| Pitching

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I’m a big fan of the new podcast The Pitch, from Gimlet Media.

I’m fairly new to podcasts, just starting to listen to them consistently over the past several months. So I’ve found myself eagerly on the hunt for podcasts around topics I’m interested in.

This Spring, I was working toward the big pitch event that I took part in as part of Maine Center for Entrepreneurial Development’s Top Gun Program. I ended up winning the Portland pitch off with my presentation of Branding Compass. I’ve been on the back-end of pitches, helping my clients with their pitch decks (usually for investor meetings, not live pitch contests), but pitching my own business was something new.

So, of course, The Pitch podcast caught my eye.

Here’s how they describe the show, in case you haven’t heard it: A show where real entrepreneurs pitch to real investors—for real money. In each episode, we take you behind closed doors to the critical moment when aspiring entrepreneurs put it all on the line.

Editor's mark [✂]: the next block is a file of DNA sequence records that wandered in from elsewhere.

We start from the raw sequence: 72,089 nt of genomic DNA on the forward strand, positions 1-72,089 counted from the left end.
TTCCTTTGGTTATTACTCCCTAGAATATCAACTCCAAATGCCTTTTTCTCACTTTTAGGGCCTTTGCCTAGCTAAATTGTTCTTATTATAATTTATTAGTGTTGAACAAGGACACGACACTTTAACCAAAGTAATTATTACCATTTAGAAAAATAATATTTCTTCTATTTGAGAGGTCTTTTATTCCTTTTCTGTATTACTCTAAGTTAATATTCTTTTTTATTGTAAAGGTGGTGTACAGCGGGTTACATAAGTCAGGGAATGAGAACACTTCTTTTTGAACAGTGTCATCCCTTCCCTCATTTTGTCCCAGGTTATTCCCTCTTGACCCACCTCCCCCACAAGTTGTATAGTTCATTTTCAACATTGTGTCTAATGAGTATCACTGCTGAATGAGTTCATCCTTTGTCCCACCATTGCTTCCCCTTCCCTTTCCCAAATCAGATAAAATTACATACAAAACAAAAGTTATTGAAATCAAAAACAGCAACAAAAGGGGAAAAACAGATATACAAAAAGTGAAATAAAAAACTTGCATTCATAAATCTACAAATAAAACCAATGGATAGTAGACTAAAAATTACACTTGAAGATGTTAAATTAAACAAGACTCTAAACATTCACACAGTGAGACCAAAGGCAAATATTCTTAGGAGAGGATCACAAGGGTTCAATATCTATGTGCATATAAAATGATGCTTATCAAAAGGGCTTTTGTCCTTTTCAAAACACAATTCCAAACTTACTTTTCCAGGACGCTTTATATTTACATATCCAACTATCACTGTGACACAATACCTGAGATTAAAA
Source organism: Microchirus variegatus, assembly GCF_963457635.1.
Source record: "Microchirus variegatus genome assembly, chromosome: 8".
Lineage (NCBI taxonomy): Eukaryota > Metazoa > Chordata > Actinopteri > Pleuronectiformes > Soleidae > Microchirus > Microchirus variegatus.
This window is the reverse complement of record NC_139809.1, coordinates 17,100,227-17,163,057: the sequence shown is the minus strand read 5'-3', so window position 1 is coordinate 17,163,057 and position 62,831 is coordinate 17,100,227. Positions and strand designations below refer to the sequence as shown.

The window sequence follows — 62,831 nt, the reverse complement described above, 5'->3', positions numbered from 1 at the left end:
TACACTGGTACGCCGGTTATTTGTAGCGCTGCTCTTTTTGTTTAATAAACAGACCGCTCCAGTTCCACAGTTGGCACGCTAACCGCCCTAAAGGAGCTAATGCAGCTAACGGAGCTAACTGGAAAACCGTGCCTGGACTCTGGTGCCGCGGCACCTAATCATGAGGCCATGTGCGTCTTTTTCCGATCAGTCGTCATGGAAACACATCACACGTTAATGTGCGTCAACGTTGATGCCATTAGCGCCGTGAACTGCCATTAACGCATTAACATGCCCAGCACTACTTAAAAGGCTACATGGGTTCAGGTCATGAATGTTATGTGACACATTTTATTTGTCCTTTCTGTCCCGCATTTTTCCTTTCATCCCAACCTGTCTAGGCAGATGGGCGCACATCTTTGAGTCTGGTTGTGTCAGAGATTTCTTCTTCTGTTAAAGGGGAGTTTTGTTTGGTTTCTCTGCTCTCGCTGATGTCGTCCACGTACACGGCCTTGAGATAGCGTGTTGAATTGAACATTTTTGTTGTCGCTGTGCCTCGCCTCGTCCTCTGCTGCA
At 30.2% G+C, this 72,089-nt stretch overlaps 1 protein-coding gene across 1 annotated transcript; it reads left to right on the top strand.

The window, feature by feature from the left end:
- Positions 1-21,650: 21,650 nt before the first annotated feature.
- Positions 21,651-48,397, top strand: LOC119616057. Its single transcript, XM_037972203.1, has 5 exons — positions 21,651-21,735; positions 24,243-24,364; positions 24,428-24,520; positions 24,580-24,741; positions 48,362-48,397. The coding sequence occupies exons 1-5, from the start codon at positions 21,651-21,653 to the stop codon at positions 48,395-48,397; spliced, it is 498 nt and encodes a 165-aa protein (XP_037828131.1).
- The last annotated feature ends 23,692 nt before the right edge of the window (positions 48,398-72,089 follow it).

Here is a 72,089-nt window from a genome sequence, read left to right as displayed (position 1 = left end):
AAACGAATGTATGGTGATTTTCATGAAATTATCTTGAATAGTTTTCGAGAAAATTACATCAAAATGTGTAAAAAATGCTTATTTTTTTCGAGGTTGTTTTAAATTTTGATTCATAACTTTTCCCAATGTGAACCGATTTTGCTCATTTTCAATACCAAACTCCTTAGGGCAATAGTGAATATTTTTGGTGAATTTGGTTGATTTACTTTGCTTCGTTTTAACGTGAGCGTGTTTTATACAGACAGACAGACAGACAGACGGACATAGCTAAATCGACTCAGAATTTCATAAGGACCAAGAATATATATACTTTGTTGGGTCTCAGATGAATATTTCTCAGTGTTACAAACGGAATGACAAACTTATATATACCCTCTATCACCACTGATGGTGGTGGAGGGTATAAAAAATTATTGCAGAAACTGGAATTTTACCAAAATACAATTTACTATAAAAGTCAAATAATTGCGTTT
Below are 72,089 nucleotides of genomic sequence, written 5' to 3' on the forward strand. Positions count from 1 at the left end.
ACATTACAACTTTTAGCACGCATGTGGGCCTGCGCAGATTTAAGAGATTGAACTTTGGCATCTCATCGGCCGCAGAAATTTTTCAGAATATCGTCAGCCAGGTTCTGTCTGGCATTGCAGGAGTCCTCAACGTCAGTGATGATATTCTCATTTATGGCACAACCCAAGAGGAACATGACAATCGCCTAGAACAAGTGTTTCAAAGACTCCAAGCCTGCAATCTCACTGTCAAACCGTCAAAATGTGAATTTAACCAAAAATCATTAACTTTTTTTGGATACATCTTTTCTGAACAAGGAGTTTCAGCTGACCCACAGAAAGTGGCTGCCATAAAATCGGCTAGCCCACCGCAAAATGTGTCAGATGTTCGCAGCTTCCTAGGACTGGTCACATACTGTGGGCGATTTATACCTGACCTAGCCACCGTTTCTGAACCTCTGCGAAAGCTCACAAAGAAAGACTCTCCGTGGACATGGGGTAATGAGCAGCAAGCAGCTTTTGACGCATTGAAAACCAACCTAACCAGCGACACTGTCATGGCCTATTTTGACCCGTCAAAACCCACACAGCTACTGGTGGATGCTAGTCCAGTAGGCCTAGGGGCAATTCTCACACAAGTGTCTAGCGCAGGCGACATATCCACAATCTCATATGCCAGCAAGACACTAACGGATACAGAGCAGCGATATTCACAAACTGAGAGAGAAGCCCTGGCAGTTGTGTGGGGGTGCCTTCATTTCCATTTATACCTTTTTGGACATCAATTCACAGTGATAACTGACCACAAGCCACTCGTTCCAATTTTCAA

In this season that has been picked up by Gimlet Media (Note: The first season had a little different format), startups are recorded pitching to a group of investors. It’s a little like Shark Tank, with several different VC investors listening to the pitches, but the energy in these meetings is not quite so harsh.

Jillian Manus is one of the VCs on the show, and definitely my favorite. I always find her feedback to be very on target; but also delivered in a caring way. If the founder is open to hearing her advice, she will give him or her so much valuable feedback in a short amount of time, even if she doesn’t invest.

Here’s a clip from the introduction that is used to highlight Jillian’s experience and expertise.

I love her Canadian accent, but if you didn’t listen to that 6-second sound bite, here’s what she says:


In case you haven’t seen the home page of our web site recently, we’ve summarized our value proposition as: We help complicated brands clarify and communicate their message.

Working with our clients, being part MCED’s Top Gun program and listening to The Pitch, all confirm for me that many founders cannot talk effectively about their product or service.

  • It may be because your expertise is in an area other than communications.
  • It may be because you’re too close to the product.
  • It may be because you’re still building and pivoting.

But until you can figure out how to talk about your product, you will have a problem accelerating.

Let us know if we can help you with key messaging, web site content or your pitch. Sometimes an outsider’s approach really helps everything become clear.

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